I will make one note about the aesthetic aspect of the film. Ever since founding his studio Science Saru, Yuasa Masaaki’s works have hit a kind of accessibility not as present in his older works, and Ride Your Wave furthers this trend. But rather than being a concession to mainstream sensibilities, it’s more a compromise that uses the loose and expressive aesthetics characteristic of Yuasa to tell an emotional story about love, loss, and finding yourself again. It’s identifiably Yuasa, but this is not just a film for animation buffs, or those who like a more daring artistic style.

Ride Your Wave had a one-day-only theater release through Fathom Events, and I hope it gets a wider release. It really deserves every accolade it can get. Now, if only I could get that song out of my head…

Play the Anime in Your Living Room: Discovering Anime Board Games and Card Games

When I think of anime and traditional games, e.g. card games and board games, the things that come to mind are Yu-Gi-Oh! or maybe something Pokemon-related. On the more hardcore end are games such as Weiss Schwarz, which allows you to build and cross over multiple series in a competitive TCG, or the digital card game Shadowverse, which carries an anime aesthetic.

What I never knew until very recently is the amount of anime and manga-themed games out there, as well as the degree to which they try to either faithfully capture the spirit of their source material or whatever idea it is they’re trying to convey.

The resource I found that gave me a bit of insight into how deep this rabbit hole goes is Hoobby.net’s Boardgamer section, which you can filter by “anime” or “manga.” Due to issues of accessibility and time, I haven’t had the chance to play any of them (and thus cannot actually give a real assessment), but I can appreciate their existence.

Some of the games focus on a broader theme from anime and manga. “Book Makers,” for instance, puts you in the role of readers of a shounen manga’s tournament arc, and you’re basically sending in reader surveys to determine which characters progress in the competition. Sadly, it seems like the game is out of print, or at least no longer has a functioning website. Perhaps the idea was too niche. Another game, “Light Novel Label,” has the player as a light novel editor fostering your authors.

Others are based on established properties, and it’s in that realm that the sheer variety of the games I found genuinely surprises me.

It’s one thing to have a simulated tactical board game based on Girls und Panzer. It’s a popular title and the competitive tank-battle motif plays perfectly into the format. Even the Love Live! board game isn’t terribly surprising, even if its concept of “make a sub-unit and gather more fans” is more of a stretch than GuP. Where it gets really wild is in examples like the Pop Team Epic card game and the Mayoiga: The Lost Village card game.

The Pop Team Epic card game, or more specifically the “Pop Team Epic KUSO [SHITTY] Card Game,” is actively designed to be hilarious but also kind of anti-fun–appropriate for such a trollish manga and anime series. In the instructions, it says, “Whoever remains is the winner. If all players are out, then Bandai Corporation is declared the winner.” The Lost Village’s card game seems to be a mystery/horror game where you play as five of the characters from the anime and try to survive your trauma, but anyone who’s seen that TV series knows that it does not lend itself well to a board game, and perhaps not even to an anime. The most important thing is that you can indeed play as the breakout “star” of the series, Hyouketsu no Judgeness.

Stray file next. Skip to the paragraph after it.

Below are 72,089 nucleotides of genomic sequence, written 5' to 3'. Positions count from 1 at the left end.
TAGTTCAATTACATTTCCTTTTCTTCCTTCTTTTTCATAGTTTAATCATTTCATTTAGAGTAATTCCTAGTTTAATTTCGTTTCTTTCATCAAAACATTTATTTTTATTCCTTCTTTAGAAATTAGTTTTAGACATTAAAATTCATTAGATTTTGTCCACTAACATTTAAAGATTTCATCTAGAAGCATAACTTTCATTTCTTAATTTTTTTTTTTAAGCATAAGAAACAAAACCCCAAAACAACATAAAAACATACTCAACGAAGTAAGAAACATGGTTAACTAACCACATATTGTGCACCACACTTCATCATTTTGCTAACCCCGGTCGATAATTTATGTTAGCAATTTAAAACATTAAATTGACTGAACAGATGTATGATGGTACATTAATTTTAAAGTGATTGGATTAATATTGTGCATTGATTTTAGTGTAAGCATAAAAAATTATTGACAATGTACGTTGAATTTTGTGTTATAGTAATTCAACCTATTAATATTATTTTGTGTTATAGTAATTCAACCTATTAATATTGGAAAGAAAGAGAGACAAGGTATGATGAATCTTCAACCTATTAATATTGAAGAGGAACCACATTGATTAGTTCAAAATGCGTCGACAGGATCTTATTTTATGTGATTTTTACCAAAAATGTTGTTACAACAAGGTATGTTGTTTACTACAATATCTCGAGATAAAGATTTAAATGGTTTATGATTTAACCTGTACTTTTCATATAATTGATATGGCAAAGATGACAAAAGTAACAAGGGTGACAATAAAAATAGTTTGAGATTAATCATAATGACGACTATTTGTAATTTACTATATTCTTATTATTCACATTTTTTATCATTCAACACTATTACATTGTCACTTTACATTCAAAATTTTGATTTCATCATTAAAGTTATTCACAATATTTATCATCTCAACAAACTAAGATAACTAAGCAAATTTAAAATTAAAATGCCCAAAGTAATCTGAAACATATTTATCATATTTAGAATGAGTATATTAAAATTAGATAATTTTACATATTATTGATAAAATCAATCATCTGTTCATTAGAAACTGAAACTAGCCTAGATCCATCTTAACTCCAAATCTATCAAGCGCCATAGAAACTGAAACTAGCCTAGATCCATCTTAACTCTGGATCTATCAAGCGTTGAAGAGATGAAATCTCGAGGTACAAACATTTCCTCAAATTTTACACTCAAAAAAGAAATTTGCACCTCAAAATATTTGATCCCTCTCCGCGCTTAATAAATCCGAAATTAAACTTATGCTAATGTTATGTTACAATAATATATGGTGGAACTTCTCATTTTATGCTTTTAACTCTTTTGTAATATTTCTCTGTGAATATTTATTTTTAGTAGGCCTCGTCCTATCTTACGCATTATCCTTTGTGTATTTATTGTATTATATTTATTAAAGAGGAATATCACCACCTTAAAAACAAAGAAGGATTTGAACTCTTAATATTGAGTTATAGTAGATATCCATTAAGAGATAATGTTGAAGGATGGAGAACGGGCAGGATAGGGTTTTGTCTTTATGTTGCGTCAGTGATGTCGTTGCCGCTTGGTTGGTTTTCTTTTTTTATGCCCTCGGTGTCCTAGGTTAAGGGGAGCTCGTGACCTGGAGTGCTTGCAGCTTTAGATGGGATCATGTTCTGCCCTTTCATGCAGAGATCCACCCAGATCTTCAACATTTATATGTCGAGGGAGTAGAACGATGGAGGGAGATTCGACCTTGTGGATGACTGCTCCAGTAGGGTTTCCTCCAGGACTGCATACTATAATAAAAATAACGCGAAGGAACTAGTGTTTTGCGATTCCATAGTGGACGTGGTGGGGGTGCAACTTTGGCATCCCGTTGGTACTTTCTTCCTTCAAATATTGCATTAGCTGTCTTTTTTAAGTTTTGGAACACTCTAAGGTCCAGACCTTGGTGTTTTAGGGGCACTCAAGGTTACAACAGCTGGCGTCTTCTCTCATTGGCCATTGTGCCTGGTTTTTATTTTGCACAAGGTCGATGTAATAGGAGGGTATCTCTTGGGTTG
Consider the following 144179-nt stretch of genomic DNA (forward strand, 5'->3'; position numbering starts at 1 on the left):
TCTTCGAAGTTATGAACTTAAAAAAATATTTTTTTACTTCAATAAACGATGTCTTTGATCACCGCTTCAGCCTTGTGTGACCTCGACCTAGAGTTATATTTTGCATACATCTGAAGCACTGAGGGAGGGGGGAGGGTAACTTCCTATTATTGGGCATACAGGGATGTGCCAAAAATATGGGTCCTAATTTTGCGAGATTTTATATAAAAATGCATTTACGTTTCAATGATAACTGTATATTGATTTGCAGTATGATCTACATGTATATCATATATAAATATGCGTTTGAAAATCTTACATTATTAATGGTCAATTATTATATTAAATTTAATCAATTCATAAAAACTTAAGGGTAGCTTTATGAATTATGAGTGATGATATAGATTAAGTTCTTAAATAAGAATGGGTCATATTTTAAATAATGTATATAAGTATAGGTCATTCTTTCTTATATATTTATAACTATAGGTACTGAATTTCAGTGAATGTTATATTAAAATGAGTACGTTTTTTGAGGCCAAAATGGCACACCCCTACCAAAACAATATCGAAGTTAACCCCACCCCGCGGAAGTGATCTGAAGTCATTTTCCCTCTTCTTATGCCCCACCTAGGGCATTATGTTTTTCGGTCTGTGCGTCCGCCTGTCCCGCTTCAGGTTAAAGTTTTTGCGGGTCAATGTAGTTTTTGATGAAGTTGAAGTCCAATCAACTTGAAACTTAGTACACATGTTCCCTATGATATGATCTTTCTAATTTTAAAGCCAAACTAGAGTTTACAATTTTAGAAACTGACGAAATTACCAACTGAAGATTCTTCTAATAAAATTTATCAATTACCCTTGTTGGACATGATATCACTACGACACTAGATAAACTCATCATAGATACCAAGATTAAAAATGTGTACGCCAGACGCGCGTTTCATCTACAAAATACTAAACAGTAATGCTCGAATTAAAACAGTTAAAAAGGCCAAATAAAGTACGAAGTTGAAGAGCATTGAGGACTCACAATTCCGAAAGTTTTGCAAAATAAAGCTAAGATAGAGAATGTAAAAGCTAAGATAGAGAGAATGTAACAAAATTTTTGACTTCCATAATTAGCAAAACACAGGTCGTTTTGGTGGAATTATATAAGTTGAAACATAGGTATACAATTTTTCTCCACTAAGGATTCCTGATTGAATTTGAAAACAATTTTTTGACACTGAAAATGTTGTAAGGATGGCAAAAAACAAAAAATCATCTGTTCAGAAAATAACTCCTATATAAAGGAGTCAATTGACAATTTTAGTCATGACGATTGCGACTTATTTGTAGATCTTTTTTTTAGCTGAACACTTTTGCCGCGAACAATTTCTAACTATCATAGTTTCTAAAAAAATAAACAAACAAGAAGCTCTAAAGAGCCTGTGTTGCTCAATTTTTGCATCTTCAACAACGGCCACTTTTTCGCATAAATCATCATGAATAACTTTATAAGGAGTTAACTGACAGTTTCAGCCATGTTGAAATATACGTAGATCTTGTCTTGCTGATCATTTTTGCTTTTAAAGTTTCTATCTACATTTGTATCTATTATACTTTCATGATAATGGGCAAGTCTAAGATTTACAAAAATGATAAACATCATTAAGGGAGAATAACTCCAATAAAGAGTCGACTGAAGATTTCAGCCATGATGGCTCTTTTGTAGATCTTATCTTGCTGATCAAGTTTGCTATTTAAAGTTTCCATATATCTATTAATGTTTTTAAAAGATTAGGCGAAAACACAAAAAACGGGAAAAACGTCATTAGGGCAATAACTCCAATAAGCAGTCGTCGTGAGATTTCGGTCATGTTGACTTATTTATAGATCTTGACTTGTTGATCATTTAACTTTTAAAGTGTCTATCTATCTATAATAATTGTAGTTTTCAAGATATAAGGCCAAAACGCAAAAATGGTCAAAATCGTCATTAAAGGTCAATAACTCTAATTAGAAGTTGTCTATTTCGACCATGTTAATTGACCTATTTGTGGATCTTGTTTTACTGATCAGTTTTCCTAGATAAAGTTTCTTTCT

Perhaps the most shocking game I found in terms of just existing is the board game for Genma Taisen, aka Harmageddon, from 1983. It’s not entirely out of left field, but I just never expected that anyone would have tried to distill that series into some kind of playable format, though the fact that it predates the Famicom might be a contributing factor.

A lot of the games don’t seem to have much longevity, which is tragic in its own way. Maybe someone will see one of the less beloved games and give it a second chance, and sparking some kind of second wind. Until then, they seem more like curios and conversation pieces.

This post is sponsored by Ogiue Maniax patron Johnny Trovato. You can request topics through the Ogiue Maniax Patreon or by tipping $30 via ko-fi.

Insane in the Menbre: 22/7 Anime vs. Youtube Thoughts

When the anime for fictional idol group 22/7 was first announced, I wasn’t quite sure what to expect. My only exposure to them was through the Youtube channel of Fujima Sakura, one of the characters in the franchise. Played by Sally Amaki, a Japanese-American who moved to Japan to become an idol, the resulting videos were surprisingly off the wall. Videos like the one about using “menbre” as cutesy shorthand for “mental breakdown” set the tone for 22/7 in my mind as this quirky idol group that wasn’t afraid of gallows humor. Contributing to this was the fact that Sally Amaki herself would express on Twitter some of the challenges of being an idol and talk about her love of Flamin’ Hot Cheetos to the extent that fans threw bags of them onto the stage at Anime Expo. It was like 22/7 and Fujima Sakura peeled back just a layer or two of the idol illusion—enough to entice but not to ruin.